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Not everyone will like you. In fact, some might say if everyone likes you, you’re doing something wrong. (imtmphoto/Getty Images/iStockphoto)
Not everyone will like you. In fact, some might say if everyone likes you, you’re doing something wrong. (imtmphoto/Getty Images/iStockphoto)

How do I deal with a co-worker who doesn’t like me? Add to ...

The Question

I share an office with someone who, I think, dislikes me. I’m not actually sure if this person dislikes me or if she just likes to say white when I say black.

As well, I usually receive one smug smirk a day. Am I simply imagining it? We work in a fast-paced environment so have little time to talk, but whenever we do, I sense that she dislikes me. I don’t like confrontation, I just want to spend my work day in a positive environment and be treated with the same respect I show others. Is there anything I can do to send a discrete message that I won’t tolerate these smirks and confrontational comments much longer? If it helps you to know, my position is a more senior level.

The Answer

Let’s pass on the smirking for a second and address what I believe is the larger issue at play here.

I think one of the great milestones of growing up/getting older is the realization that not everyone is going to like you – and that’s okay.

I certainly understand, however, being obsessed with someone who has a hate-on for you.

Many years ago, neighbours of ours who were sort-of friends thought my wife and I had Machiavellian-ly scooped out from under them a house they believed they had an inside track on.

We didn’t. But every time I saw the wife from that point onward, she would give me the evil eye.

And, as I am obviously God’s plaything, here to amuse Him, suddenly I started bumping into her everywhere I went.

Our same-age kids became friends (natch: I could almost hear the celestial snickering) and they’d be playing together in the sandbox and she’d just glare.

My kid would bop her kid with a toy truck, and her face would become like one of those faces on Easter Island: stony, indifferent to my fate and the fate of everyone like me.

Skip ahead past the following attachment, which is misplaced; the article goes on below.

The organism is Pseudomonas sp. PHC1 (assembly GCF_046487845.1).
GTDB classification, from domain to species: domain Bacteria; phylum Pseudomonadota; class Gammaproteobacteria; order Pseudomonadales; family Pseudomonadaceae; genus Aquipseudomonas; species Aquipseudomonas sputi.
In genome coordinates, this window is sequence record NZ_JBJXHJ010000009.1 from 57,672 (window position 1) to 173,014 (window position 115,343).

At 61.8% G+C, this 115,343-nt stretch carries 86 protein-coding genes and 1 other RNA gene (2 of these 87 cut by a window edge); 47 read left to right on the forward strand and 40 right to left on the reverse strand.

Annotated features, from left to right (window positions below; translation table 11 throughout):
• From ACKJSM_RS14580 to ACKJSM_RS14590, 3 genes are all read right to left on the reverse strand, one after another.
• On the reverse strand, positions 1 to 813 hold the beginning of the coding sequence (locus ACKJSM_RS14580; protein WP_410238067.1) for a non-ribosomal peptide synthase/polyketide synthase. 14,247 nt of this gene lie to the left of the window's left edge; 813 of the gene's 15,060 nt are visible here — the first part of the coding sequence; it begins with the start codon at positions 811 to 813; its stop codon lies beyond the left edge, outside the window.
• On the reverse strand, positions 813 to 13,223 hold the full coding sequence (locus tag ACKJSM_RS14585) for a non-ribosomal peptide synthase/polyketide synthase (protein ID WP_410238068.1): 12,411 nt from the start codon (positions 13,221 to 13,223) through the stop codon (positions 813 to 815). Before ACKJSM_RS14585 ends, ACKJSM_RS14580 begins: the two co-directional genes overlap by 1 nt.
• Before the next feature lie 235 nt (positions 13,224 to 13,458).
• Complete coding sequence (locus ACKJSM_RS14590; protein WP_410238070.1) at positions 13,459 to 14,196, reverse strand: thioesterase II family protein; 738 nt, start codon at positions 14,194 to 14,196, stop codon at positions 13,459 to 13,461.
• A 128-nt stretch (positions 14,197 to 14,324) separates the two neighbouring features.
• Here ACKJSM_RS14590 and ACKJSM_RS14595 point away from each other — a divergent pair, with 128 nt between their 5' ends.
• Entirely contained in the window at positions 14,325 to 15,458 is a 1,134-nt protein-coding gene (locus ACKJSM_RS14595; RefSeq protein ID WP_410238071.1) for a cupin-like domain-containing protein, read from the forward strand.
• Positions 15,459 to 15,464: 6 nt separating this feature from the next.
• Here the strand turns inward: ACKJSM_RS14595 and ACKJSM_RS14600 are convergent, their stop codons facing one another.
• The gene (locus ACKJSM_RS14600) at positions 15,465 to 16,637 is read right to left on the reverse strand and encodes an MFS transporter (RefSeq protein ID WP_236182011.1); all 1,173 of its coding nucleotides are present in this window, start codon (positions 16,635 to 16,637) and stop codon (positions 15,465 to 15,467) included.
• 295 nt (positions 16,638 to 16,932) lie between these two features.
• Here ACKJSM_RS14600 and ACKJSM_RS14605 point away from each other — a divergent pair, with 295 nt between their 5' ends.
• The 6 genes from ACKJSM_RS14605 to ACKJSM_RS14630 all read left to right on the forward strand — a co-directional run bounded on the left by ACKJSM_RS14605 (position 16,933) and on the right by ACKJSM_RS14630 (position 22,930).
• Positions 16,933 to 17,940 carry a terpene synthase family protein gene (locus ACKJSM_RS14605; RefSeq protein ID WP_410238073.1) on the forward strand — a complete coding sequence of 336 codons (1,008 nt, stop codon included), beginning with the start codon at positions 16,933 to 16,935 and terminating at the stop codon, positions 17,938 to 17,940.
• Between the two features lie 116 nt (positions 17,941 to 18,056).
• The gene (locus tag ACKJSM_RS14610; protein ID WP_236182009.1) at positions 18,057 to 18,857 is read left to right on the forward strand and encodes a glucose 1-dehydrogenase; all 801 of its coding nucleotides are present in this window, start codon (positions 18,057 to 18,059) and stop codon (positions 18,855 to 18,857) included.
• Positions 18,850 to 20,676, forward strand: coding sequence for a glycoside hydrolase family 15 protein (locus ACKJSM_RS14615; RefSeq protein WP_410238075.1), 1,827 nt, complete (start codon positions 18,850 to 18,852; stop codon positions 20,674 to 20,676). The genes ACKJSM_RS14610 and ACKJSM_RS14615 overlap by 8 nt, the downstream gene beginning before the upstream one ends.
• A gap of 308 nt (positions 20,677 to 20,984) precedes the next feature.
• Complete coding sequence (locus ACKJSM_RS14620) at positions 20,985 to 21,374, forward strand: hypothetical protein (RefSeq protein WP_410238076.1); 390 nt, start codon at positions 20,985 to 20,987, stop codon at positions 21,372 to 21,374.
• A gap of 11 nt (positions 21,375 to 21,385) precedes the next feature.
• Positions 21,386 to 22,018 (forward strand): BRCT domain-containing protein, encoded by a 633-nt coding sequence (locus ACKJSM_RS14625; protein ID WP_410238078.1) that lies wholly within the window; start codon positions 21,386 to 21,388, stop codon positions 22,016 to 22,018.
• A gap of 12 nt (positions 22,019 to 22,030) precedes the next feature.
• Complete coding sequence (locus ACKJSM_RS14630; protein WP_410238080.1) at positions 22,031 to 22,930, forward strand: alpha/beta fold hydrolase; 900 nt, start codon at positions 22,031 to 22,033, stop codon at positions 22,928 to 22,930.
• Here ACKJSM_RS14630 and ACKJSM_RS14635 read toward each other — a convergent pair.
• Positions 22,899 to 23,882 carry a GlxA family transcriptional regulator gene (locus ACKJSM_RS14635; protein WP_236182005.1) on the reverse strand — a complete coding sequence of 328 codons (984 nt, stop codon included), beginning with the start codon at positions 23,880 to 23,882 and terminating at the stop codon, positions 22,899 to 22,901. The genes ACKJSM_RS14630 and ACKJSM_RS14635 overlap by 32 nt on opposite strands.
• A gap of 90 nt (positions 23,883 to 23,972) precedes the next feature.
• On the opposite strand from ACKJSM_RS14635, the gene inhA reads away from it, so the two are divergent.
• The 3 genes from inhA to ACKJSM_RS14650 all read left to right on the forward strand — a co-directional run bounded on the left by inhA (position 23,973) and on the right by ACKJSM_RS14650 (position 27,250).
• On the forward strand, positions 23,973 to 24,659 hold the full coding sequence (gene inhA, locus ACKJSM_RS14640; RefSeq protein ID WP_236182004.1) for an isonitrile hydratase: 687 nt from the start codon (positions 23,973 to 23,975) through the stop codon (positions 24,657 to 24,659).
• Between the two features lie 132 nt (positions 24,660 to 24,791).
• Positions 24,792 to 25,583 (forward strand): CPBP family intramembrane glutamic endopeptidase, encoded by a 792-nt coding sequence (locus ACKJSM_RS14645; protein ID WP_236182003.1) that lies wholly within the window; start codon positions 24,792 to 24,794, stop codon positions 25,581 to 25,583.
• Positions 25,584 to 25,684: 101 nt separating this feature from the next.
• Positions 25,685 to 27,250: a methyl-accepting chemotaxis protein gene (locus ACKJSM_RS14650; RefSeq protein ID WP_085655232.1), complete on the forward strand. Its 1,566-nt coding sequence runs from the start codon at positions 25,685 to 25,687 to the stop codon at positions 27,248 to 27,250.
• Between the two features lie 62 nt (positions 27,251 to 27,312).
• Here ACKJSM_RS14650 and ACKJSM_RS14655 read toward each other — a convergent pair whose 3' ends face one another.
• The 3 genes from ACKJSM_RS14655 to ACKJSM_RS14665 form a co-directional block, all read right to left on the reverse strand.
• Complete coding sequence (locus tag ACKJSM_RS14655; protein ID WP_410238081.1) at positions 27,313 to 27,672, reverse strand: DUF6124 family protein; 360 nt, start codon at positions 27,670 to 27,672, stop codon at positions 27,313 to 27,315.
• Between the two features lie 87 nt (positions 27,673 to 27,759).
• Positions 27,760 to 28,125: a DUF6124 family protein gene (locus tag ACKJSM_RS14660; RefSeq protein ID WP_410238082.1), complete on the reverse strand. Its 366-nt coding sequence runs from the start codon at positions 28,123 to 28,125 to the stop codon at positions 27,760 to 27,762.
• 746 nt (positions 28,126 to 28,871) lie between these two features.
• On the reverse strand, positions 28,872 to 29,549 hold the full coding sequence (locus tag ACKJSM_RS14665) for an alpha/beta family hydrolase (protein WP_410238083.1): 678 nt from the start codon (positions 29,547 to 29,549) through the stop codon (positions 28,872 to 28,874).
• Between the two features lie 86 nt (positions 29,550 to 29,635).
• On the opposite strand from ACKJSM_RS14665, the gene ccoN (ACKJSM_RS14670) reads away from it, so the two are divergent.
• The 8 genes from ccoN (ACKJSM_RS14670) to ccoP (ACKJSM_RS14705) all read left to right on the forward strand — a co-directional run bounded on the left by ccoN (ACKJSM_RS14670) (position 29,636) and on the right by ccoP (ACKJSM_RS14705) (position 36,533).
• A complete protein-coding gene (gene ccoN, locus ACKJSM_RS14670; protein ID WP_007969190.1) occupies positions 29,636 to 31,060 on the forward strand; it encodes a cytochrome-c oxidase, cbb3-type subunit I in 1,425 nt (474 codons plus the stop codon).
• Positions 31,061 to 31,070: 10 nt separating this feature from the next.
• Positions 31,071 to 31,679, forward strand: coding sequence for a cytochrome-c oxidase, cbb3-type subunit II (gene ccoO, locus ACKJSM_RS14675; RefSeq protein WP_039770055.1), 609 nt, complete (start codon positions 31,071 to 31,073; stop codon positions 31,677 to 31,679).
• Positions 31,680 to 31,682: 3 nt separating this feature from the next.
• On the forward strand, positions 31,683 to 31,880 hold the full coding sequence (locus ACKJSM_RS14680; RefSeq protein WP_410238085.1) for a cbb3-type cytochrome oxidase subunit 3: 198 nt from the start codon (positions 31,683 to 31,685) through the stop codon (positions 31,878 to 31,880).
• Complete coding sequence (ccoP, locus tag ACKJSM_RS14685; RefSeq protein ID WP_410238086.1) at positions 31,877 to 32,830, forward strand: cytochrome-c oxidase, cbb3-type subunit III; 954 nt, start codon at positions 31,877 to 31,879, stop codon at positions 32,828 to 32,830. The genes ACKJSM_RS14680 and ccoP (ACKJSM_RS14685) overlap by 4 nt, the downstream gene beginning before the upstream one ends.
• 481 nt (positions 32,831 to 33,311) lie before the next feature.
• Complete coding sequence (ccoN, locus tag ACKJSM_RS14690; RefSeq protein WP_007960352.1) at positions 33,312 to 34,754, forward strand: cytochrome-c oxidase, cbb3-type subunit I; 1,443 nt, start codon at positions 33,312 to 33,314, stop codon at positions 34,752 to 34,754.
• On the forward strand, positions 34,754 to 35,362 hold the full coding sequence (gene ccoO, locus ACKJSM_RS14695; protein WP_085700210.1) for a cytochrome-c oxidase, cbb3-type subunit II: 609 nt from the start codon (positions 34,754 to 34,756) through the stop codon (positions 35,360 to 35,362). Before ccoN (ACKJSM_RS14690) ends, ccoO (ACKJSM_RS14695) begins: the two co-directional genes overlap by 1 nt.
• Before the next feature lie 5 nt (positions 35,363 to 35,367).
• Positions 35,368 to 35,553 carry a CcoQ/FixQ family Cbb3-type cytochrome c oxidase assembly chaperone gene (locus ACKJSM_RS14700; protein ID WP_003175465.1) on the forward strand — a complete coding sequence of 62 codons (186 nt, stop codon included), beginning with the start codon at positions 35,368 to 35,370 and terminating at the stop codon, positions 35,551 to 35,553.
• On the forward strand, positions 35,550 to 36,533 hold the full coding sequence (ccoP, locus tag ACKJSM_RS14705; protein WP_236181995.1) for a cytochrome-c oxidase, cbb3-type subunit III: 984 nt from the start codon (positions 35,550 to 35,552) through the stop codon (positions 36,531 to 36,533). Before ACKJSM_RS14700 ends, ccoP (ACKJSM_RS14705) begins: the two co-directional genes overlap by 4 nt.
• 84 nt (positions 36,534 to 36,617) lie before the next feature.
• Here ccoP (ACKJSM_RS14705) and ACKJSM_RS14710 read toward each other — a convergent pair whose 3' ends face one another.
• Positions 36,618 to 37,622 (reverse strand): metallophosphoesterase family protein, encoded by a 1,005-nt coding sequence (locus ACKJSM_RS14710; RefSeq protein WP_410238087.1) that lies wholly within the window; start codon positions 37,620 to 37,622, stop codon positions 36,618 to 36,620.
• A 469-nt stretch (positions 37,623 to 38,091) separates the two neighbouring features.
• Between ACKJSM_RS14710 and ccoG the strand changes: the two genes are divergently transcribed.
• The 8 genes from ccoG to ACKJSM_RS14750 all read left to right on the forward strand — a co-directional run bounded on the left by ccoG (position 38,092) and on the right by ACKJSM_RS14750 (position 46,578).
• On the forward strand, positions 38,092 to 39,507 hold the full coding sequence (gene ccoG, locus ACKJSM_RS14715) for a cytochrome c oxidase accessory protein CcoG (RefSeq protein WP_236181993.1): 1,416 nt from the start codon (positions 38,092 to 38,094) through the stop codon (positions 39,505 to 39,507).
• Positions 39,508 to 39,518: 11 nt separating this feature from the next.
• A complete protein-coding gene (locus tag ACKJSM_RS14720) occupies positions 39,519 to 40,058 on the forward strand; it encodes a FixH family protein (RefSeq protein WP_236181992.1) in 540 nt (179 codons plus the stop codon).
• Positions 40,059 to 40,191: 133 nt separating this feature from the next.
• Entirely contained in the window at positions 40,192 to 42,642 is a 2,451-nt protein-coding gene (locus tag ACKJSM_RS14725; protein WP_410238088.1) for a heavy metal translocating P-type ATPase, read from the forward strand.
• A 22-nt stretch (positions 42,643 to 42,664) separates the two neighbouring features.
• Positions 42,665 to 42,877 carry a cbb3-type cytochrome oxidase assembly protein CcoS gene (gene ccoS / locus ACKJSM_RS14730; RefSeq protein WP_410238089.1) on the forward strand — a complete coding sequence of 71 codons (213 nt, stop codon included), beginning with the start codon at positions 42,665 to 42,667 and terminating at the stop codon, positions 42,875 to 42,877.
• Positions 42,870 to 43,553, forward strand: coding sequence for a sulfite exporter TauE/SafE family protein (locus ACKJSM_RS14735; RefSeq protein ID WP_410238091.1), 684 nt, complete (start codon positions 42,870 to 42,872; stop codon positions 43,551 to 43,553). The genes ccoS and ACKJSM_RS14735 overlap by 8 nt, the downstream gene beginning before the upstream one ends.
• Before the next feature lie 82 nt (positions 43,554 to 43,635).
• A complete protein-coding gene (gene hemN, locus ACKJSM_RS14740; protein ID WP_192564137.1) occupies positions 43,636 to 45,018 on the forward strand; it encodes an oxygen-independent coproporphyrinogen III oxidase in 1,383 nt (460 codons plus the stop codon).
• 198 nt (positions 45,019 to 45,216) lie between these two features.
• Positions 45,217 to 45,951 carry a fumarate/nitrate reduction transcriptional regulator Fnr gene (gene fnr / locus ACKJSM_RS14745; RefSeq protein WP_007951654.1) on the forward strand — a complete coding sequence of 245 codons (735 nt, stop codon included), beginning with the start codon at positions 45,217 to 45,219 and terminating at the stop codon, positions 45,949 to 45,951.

The saddest thing of all? Every time I saw her some weird reflex would cause my face to stretch into a rictus-like smile and my arm to pop up of its own accord and wave. She’d just glare.

And truly I became preoccupied with her – for a while. This woman I had heretofore hardly ever thought about became uppermost in my thoughts – because she disliked me so much.

But one day I let it go, decided to stop caring and even embraced the fact this woman detested me, and recognized that I wasn’t necessarily all that crazy about her, either. It was very liberating and I urge you to do the same. Not everyone can like us. In fact, some might say if everyone likes you, you’re doing something wrong.

That goes double for the workplace. I don’t believe a workplace where everyone likes each other exists. If all you can put your finger on, disrespect-wise, is a few oppositional cracks and some smug smirks, you should thank your lucky stars. I’ve worked in some tough places, baby. I’ve had people chew me out – then throw a chair! Now, of course, you could take this woman out for a drink, or a cup of tea, go somewhere quiet away from your “fast-paced” workplace and have a chat.

And if you did, I suppose you could say something to the effect of: “I sense there’s some friction between us. Is there something I do that bothers you?”

But you should know going in with that tack may or may not end well. She could well say something that ruffles your feathers, you might be tempted to shoot something back and it could go pear-shaped on you – leading to a worse atmosphere than ever.

Since you’re senior to her, it might be just old-fashioned professional envy.

So ask yourself: What’s your motive? Is it really that your workplace atmosphere is so intolerable, or just you wanting to be universally liked? Sounds more like the latter to me.

So, sorry if this seems like a cop-out, but my advice basically is: Do nothing – apart from being your best self, doing your job well and training yourself to believe and even enjoy the fact not everyone is going to be your biggest fan.

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